By the time the pandemic arrived, enough money was left over from that windfall — in addition to money from Kaiser Permanente and the Cares Act — to fund the construction of a learning space, set up in a repurposed lounge-turned-children’s play area and replete with strengthened WiFi, desk shields and headphones. The shelter also bought reams of personal protective equipment, extra Chromebooks (in case children mislaid their school-provided devices) and hired three teachers, as well as a professional cleaning team that visits regularly to wipe down the makeshift classroom.

More typical are the challenges at shelters like Doorways in nearby Arlington, where another 7-year-old was sitting inside a small bedroom, on the bed itself, with a school-provided iPad balanced on his lap. His mother, 43-year-old Liby, had shoved the bed against the wall so the only thing her son’s teacher and fellow students could see, extending behind his head during virtual class, was a blank expanse of green wallpaper.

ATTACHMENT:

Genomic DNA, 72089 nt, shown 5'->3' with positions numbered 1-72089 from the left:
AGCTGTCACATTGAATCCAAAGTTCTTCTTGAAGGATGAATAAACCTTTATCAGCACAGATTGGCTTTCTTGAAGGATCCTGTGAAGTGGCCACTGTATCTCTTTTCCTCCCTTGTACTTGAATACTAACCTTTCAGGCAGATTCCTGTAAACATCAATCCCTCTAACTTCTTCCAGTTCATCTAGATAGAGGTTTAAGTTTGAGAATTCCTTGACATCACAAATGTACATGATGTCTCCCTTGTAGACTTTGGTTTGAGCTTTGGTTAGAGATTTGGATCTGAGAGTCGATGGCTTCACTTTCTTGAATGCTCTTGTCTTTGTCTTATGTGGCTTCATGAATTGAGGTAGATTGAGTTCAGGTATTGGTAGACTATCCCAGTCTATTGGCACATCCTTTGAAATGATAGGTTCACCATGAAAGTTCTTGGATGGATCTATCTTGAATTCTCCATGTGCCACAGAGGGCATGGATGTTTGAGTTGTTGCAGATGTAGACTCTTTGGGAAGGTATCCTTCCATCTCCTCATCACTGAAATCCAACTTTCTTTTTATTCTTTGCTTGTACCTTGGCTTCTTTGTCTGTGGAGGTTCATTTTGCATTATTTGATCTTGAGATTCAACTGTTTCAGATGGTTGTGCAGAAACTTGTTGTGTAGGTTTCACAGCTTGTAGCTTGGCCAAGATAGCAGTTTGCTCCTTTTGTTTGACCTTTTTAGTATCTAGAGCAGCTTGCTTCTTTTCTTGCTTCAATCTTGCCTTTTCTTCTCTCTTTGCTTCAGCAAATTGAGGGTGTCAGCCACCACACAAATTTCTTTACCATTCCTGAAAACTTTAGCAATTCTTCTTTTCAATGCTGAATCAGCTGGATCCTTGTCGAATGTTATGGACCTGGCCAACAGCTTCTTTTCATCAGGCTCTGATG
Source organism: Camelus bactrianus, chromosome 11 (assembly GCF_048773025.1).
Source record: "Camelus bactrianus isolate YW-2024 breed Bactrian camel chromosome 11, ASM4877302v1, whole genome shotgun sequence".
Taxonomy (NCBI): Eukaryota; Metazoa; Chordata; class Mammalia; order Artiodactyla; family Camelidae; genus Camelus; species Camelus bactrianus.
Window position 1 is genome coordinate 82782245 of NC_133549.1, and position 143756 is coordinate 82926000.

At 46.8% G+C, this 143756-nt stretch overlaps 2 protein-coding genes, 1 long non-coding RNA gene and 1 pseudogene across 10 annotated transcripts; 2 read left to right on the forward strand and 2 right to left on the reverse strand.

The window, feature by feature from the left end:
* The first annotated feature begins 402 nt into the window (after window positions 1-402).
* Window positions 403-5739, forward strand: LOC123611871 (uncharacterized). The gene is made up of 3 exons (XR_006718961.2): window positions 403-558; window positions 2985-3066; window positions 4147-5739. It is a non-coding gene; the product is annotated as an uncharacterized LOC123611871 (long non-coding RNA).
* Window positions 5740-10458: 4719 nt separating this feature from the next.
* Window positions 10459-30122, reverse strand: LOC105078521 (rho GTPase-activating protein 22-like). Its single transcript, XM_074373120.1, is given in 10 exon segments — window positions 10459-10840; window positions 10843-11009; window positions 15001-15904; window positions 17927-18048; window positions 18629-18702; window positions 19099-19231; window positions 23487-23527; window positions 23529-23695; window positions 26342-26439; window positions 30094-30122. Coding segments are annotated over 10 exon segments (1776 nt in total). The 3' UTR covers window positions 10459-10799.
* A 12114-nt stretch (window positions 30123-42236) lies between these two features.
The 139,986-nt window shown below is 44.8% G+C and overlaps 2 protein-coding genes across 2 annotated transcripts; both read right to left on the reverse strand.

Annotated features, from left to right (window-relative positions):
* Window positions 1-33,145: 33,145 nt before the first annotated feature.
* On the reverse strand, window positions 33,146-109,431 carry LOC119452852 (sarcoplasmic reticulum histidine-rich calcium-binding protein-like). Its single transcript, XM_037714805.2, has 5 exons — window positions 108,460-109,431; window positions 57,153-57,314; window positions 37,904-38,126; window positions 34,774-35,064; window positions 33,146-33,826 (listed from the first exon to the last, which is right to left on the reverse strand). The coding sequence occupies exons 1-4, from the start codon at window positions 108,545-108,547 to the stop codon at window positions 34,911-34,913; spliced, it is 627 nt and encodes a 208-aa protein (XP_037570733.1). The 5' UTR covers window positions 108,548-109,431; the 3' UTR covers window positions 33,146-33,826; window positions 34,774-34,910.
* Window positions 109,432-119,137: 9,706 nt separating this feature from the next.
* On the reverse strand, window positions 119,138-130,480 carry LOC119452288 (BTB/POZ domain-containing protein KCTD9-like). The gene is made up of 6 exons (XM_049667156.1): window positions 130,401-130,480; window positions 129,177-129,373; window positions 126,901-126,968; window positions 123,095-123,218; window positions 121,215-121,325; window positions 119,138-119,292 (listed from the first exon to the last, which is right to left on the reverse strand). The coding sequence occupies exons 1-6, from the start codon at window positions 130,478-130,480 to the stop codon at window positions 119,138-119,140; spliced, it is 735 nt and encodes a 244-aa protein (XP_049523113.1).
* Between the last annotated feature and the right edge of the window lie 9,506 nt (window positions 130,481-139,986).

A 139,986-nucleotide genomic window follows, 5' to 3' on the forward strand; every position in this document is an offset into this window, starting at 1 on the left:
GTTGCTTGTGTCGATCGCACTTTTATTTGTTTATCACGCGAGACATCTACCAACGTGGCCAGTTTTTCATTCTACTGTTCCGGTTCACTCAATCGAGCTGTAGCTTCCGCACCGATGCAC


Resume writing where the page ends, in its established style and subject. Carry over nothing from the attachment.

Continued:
“I don’t want his teacher to figure out where he’s living,” said Liby, who joined Doorways — a shelter for the homeless, as well as those who have suffered domestic violence and sexual assault — in January after splitting from her abusive ex-husband.

Unlike Serve, Doorways did not have millions in funding to draw on when it was suddenly forced to begin functioning as a schoolhouse, as well as a shelter.

Alexis Love, a client service counselor for Doorways, said she and other staffers pivoted as best they could. They boosted the WiFi, which was struggling to accommodate the unprecedented flood of simultaneous users, and they set aside a downstairs conference room as a “quiet place” where children could go do schoolwork.

The background hum of Doorways, which serves up to 22 people at a time — representing between seven and eight families — sometimes includes screaming babies.